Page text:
The featured section of the store changes every two weeks. Most of the time, the featured section will have new skin releases (called "bundles") from Riot, giving players a limited opportunity to buy them without having to wait for them to appear in the offers section.
The offers section of the store gives players the ability to buy four randomly chosen unowned skins and the four skins change every 24 hours.
Night Market is a periodic store that drops at random times in each Act of the game. The Night Market includes 6 random weapon skins at randomly discounted prices which is unique to every player. Players only receive one set of offers and the offer will last until the Night Market ends.
Valorant was developed and published by Riot Games, the studio behind League of Legends. Development started in 2014, within their research and development division. Game director Joe Ziegler is credited with the initial idea of Valorant while formulating potential games with other Riot developers. David Nottingham is the creative director for Valorant. Trevor Romleski, former League of Legends's designer and Salvatore Garozzo, former professional player and map designer for Counter-Strike: Global Offensive are its game designers. Moby Francke, former Valve developer, who has been art and character designer for Half-Life 2 and Team Fortress 2, is the art director.
Valorant was developed with two main focuses: making tactical shooters and e-sports more accessible to new players, and creating a game that would attract a large competitive scene, while solving many of the points of criticism voiced by professional players from games in the genre. Games aimed at large, active communities and player bases, typically free-to-play games like Fortnite or Riot's own League of Legends, tend to put an emphasis on a wider array of system performance improvements and game stability rather than newer technologies or graphics as a way of making sure they're as accessible as possible. In interviews leading up to the game's launch, game director Joe Ziegler and producer Anna Donlon said that Valorant was made for people playing their first tactical shooter just as much as it was for professional players, and that accessibility of the game was a large priority.
Riot chose to develop Valorant using Unreal Engine 4, which the development team said would allow it to focus on gameplay and optimizations rather than spending time on core systems. To meet the goal of a lower performance barrier so more people could play Valorant, the team set notably low minimum and recommended hardware requirements for the game. To reach 30 frames per second on these small requirements, the game's engineering team, led by Marcus Reid, who previously worked on Gears of War 4, had to make several modifications to the engine. These modifications included editing the renderer using the engine's mobile rendering path as base, or reworking the game's lighting systems to fit the static lighting that tactical shooters often require, as to not interfere with gameplay. Unreal's modern underpinnings also helped to solve many of the issues that Riot set out to solve from other games in the genre, and additional modifications helped to meet the game's other goal of creating a suitable competitive environment, including optimizing server performance by disabling character animations in non-combat situations and removing unnecessary evaluations in the hit registration process. During development, Riot Games made promises to work towards a ping of less than 35 milliseconds for at least 70% of the game's players. To accomplish this, Riot promised 128-tick servers in or near most major cities in the world, as well as working with internet service providers to set up dedicated connections to those servers. Due to the increase in internet traffic during the COVID-19 pandemic, Riot has had trouble optimizing connections and ping to their promised levels.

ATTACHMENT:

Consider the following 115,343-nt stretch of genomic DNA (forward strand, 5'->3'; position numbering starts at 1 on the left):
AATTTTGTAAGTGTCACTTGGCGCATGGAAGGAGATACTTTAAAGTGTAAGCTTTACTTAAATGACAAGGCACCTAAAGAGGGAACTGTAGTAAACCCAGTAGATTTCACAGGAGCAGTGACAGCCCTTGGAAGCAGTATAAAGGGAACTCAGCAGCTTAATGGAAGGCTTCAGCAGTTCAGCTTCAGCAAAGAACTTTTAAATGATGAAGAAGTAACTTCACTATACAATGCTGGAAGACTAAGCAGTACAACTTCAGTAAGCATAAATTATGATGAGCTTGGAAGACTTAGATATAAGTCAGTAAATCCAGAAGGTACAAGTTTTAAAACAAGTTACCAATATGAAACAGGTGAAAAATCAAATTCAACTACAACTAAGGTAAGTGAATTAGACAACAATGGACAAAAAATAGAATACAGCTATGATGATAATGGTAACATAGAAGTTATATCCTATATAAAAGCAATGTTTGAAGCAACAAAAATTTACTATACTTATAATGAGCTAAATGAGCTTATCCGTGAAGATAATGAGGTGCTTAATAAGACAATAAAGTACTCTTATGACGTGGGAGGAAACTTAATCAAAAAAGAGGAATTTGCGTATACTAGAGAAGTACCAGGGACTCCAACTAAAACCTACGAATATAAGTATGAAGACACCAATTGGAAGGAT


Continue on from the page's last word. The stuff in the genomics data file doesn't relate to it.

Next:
Valorant was teased under a tentative title Project A in October 2019. It was announced on March 1, 2020, with a gameplay video on YouTube called "The Round". The closed beta of the game was launched on April 7, 2020. For a chance to obtain a beta access key, players were required to sign up for accounts with both Riot Games and the streaming platform Twitch and watch related streams. This beta ended on May 28, 2020, with the game being fully released on June 2, 2020.
This section needs expansion. You can help by adding to it. (February 2021)
Valorant has been compared to Valve's Counter-Strike: Global Offensive, with both games having two teams of five attempting to plant a bomb, and Blizzard Entertainment's class-based shooter Overwatch, as both games have multiple classes and characters catering to various playstyles.